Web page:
Literary and artistic movements often arise spontaneously, out of specific moments — as a response to great cultural change, to geopolitical shifts, and/or to specific ebbs and flows within subcultures.
In the modern world, we find most of our rebellious clusters of artists online. So it makes sense that the literary world’s most defiant response to impending climate disaster and the rise of right-wing extremism around the globe has not been voiced from the pages of prestigious literary reviews, but rather from the home of one of the internet’s most stridently progressive and rowdily defiant creative communities: Tumblr.
“The opposite of grimdark is hopepunk,” declared Alexandra Rowland, a Massachusetts writer, in a two-sentence Tumblr post in July 2017. “Pass it on.”
With this simple dictum, the literary movement known as hopepunk was born.
Depending on who you ask, hopepunk is as much a mood and a spirit as a definable literary movement, a narrative message of “keep fighting, no matter what.” If that seems too broad — after all, aren’t all fictional characters fighting for something? — then consider the concept of hope itself, with all the implications of love, kindness, and faith in humanity it encompasses.
Now, picture that swath of comfy ideas, not as a brightly optimistic state of being, but as an active political choice, made with full self-awareness that things might be bleak or even frankly hopeless, but you’re going to keep hoping, loving, being kind nonetheless.
Through this framing, the idea of choosing hope becomes both an existential act that affirms your humanity, and a form of resistance against cynical worldviews that dismiss hope as a powerful force for change.
To understand the place that hopepunk occupies under the broader storytelling umbrella, it helps to understand its origins, and how it blossomed into a phenomenon that, in 2018, finally reached the mainstream.
The concept of hopepunk arose from a political mood of resistance
When pressed by other Tumblr users to expand on her two-sentence Tumblr post that coined the term, Rowland elaborated on what she meant by “hopepunk,” touching on themes present in both her own psyche and in the spirit of resistance and political agitation all around her:
Hopepunk says that genuinely and sincerely caring about something, anything, requires bravery and strength. Hopepunk isn’t ever about submission or acceptance: It’s about standing up and fighting for what you believe in. It’s about standing up for other people. It’s about DEMANDING a better, kinder world, and truly believing that we can get there if we care about each other as hard as we possibly can, with every drop of power in our little hearts.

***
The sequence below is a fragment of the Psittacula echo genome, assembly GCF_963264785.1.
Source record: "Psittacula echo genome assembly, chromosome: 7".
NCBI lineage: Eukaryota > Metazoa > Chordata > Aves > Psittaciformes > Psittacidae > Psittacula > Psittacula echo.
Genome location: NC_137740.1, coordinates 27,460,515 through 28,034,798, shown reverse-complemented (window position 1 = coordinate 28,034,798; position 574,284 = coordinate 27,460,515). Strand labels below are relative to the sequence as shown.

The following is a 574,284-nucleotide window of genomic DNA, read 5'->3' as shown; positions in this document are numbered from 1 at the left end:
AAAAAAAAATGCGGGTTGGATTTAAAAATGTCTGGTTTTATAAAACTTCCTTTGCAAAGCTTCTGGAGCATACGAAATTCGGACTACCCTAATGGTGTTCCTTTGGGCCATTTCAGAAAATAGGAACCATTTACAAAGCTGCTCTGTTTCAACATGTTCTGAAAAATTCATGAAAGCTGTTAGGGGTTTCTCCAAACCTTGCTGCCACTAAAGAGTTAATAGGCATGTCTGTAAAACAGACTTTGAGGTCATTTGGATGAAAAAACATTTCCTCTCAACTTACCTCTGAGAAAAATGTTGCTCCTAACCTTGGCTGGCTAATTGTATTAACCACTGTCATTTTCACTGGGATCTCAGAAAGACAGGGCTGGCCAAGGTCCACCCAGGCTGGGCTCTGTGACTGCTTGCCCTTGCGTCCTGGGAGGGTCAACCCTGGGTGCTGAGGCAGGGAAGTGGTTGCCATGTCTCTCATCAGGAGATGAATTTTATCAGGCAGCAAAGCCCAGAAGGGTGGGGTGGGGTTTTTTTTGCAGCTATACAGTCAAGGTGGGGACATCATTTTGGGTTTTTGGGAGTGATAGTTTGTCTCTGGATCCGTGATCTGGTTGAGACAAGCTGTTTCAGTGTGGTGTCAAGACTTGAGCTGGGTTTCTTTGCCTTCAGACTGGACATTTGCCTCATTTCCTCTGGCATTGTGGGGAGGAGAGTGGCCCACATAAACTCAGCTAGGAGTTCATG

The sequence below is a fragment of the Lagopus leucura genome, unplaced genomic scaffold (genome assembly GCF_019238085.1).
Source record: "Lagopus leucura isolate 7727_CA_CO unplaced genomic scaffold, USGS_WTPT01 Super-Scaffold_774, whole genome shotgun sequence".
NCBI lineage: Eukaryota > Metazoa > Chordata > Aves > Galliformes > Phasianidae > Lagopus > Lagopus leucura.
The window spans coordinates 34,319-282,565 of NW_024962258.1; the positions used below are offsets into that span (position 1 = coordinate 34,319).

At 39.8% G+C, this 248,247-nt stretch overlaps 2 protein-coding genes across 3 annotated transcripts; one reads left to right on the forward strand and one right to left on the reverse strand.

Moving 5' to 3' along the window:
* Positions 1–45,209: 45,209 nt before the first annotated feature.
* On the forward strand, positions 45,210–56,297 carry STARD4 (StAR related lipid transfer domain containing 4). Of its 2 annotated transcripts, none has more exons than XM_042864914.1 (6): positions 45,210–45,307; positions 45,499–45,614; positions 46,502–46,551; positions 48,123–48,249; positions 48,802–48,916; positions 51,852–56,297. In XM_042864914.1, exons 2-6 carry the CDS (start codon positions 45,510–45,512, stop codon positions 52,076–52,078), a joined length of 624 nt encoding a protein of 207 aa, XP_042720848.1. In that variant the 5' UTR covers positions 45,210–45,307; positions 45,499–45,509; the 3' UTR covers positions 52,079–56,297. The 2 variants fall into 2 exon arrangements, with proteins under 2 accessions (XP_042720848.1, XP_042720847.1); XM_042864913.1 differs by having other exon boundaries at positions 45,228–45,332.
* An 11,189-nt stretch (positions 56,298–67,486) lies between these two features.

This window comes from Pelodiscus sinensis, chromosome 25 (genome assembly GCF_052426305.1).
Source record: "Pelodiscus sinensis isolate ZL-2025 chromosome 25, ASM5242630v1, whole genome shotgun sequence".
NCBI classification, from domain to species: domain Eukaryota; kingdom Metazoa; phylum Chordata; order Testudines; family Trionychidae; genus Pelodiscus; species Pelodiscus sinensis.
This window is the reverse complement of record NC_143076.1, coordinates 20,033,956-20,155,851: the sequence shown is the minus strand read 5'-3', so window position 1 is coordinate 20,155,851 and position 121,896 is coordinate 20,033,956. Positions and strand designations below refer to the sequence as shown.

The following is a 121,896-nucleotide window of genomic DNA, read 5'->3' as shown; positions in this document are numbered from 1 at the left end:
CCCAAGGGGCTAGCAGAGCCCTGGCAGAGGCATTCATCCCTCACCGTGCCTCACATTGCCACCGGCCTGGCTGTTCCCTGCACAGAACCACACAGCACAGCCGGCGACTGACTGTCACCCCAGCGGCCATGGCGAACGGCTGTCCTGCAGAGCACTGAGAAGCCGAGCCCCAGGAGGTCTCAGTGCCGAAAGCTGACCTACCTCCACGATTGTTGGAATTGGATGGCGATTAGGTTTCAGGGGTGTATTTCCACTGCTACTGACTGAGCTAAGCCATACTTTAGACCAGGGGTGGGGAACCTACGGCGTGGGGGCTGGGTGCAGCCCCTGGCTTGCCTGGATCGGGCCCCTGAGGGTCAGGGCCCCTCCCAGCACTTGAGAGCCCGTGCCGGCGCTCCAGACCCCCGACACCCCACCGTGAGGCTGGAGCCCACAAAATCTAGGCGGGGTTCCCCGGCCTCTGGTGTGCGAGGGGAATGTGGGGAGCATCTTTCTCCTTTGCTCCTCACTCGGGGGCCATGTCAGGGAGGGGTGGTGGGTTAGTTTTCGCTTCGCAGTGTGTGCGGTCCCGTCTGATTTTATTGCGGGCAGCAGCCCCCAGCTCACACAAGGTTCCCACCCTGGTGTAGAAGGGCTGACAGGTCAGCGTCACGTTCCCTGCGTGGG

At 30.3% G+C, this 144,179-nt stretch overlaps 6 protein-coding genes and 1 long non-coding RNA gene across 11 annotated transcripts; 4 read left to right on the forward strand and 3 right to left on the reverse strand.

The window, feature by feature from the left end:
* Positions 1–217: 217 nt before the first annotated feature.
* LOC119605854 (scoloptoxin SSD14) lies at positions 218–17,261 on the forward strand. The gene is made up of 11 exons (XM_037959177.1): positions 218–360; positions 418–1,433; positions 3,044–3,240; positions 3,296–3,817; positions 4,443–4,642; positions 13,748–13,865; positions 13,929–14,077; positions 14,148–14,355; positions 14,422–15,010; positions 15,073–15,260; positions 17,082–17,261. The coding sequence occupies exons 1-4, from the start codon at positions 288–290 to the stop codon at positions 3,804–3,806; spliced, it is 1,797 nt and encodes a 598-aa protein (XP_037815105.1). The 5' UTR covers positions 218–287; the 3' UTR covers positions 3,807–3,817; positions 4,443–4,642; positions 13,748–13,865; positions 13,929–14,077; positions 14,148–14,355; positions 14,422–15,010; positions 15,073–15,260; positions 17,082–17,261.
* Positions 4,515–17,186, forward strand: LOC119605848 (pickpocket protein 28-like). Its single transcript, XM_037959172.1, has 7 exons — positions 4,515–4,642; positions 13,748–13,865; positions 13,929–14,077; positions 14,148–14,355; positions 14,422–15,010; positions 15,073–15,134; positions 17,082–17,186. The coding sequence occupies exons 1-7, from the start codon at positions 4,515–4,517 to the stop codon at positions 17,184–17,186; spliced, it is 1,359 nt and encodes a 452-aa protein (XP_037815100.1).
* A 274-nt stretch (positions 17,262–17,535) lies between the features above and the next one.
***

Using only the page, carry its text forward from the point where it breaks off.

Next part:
Rowland was responding to the idea of “grimdark” — a literary descriptor for genre texts and media which evoke a pervasively gritty, bleak, pessimistic, or nihilistic view of the world. These are the worlds of modern-era Batman, Breaking Bad, The Walking Dead, and so many other contemporary pop culture properties — universes in which cruelty is a given and social systems are destined to betray or disappoint.
Yet it was immediately apparent in Rowland’s expanded definition that she was also responding to a real-world mood. “I was having a lot of feelings about the catastrophizing and despair that I was seeing amongst my social circles at the time,” Rowland told Vox earlier this month. “Everything was new and different suddenly.”
Rowland’s initial definition of hopepunk as “the opposite of grimdark” embraced the current political moment by drawing upon a number of established inspirations for how to act when faced with what seems to be encroaching darkness. In her follow-up, she crucially offered examples of both mythical and real-world political figures: “Jesus and Gandhi and Martin Luther King and Robin Hood and John Lennon” — heroes who chose to perform radical resistance in unjust political climates, and to imagine better worlds.
Hopepunk is part of a wider cultural and storytelling trend toward optimism and positivity in the face of bleak times
If you’re thinking, “Okay, but if hopepunk is just about fighting back against an oppressive force, wouldn’t that make just about everything hopepunk?” then you’re not alone! The broad strokes of Rowland’s definition mean that a lot of things can feel hopepunk, just as long as they contain a character who’s resisting something. For instance, her original explanation posits that The Handmaid’s Tale is an example of hopepunk, because even though the world of that story is a grim dystopia, the main character never stops fighting against the system.
As the term has gained wider resonance, however, a few distinct parameters have emerged that more clearly align hopepunk with specific aesthetic and literary trends, and paint it as a counter to others. We can define these parameters loosely as:
- A weaponized aesthetic of softness, wholesomeness, or cuteness — and perhaps, more generally, a mood of consciously chosen gentleness. “Being soft is not a weakness,” wrote Nikita Mor in a 2017 essay on softness. “It’s what makes you strong.”